by Stephen White | July 11, 2018 | Comments Off on The Value of Software Supply Chain Transparency
Last summer I witnessed a passionate presentation addressing the need for greater transparency in the software supply chain. Many end user organizations may concur, interestingly the presentation was delivered at a vendor’s own event by another software vendor.
The past month has witnessed many observations about Gareth Southgate, and the manner in which a positive performance of the England football team on the field, has been reinforced by the positive relationship manager and team have developed with the world’s media and fans, by being open and transparent.
Perhaps I’ve distracted from the subject line with that world cup reference??? Back to the topic … The core message of the software supply chain presentation was tens of billions are wasted through the software supply chain. There are several dimensions to potential improvements in software and online services transparency. Whilst mature and efficient license management was the focus of that presentation, that’s not the only opportunity for enhanced clarity.
On any given day thousands of organizations will receive a quote for software without any reference point as to whether their deal is good or not. It remains unfortunate that many enterprises are kept in the dark by providers as to what their price represents.
Any enterprise organization seeking to acquire in volume wouldn’t expect to pay list price. Yet many clients receive pricing that lacks any detail addressing the discount/concession offered specifically to their valued client. Whilst there are many factors that represent or contribute to concepts of value, providing clients with a reference as to what their business is worth seems a simple mechanism to acknowledge and strengthen the relationship through transparency.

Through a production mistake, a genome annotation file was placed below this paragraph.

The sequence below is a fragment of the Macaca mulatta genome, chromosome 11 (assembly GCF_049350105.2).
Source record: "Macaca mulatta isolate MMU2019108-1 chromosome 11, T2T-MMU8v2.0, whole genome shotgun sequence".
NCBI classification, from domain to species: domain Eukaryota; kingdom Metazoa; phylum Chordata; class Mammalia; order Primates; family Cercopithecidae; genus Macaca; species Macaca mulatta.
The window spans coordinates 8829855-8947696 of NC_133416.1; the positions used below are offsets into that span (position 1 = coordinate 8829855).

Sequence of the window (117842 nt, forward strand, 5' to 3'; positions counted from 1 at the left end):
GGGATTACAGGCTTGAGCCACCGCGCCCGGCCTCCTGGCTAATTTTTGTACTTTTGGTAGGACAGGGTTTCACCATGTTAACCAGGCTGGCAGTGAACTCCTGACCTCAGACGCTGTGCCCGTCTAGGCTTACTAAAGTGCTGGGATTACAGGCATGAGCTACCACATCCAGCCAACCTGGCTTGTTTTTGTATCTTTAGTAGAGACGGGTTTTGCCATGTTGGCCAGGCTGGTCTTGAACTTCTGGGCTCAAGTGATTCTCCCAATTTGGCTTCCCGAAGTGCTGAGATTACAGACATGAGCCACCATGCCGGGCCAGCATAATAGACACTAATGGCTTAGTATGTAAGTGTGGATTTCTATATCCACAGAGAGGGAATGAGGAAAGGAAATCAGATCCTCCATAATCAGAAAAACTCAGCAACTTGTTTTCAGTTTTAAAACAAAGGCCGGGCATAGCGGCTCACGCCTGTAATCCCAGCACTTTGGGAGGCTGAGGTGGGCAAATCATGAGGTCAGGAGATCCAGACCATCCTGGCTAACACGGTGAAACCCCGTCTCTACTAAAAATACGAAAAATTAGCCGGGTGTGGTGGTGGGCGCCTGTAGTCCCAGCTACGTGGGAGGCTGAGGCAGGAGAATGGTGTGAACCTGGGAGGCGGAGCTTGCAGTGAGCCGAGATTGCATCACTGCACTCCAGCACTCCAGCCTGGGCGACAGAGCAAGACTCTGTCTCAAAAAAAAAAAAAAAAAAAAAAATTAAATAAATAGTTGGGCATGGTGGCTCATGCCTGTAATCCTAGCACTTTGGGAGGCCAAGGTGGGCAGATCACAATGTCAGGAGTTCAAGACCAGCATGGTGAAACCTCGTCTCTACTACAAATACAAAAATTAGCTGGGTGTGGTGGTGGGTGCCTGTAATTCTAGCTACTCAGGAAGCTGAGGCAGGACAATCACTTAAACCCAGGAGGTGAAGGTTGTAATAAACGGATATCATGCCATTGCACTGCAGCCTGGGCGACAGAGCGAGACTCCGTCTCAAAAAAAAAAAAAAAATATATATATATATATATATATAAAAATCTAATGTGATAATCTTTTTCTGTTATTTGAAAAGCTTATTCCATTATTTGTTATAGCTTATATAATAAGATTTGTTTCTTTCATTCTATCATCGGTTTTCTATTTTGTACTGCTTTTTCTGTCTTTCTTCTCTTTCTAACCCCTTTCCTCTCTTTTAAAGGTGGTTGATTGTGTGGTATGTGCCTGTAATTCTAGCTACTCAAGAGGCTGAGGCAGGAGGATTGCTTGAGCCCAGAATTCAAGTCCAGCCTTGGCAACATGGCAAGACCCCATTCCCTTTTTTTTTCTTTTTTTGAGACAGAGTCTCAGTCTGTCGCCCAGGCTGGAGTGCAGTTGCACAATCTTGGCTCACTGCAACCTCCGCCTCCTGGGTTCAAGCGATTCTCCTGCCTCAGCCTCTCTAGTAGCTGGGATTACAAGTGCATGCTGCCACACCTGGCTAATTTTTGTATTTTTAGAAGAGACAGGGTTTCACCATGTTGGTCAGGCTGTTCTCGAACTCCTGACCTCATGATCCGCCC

In an era where access to information is expected to have few barriers, in one of the world’s largest markets ‘Perfect Information’ remains elusive.
This situation becomes even more opaque where a series of providers are involved in layers, creating an indirect price which contains no clarity of how the quoted cost is divided between providers.
Is it time for the selling mechanism to acknowledge its role in strengthening relationships through transparency, and forgo approaches that withhold information in order to create mystery? Where there’s mystery there’s margin it has oft been said, however where there’s transparency, there is also trust, confidence and a stronger relationship.
Transparency of consumption
Whilst understanding consumption, and whether an ongoing requirement exists were already important, as software and technology have increasingly delivered as an online service, and billed as a subscription, understanding consumption has become vital to controlling costs. But what degree of transparency do we have?
Without transparency, toxic consumption of IAAS and PAAS can thrive, resulting from scenarios where the meter is left running but delivering no value, an issue with some similarity to VM sprawl but could be considerably more costly.
Within SaaS, without transparency of usage the potential for asset underutilization is significant. Consider for instance provisioned users making no use of a service yet contributing to monthly costs, or using only a fraction of the capability and would be better aligned to a right-sized lower end subscription.
In either type of environment, over-provisioning has potential to contribute to excess cost. Furthermore, the greater number of environments we utilize, the less transparent software usage may become, and justifying costs similarly more challenging.
Where providers do not supply the necessary consumption data, it is essential that end user organizations implement tools that provide the required visibility. It’s positive to see SAM tool providers, CSEM tools and SaaS specific tools being increasingly marketed to address this challenge. Tools are only a fraction of the solution however, without aligning responsibility for reviewing and acting on the data, benefit may well remain unrealized.
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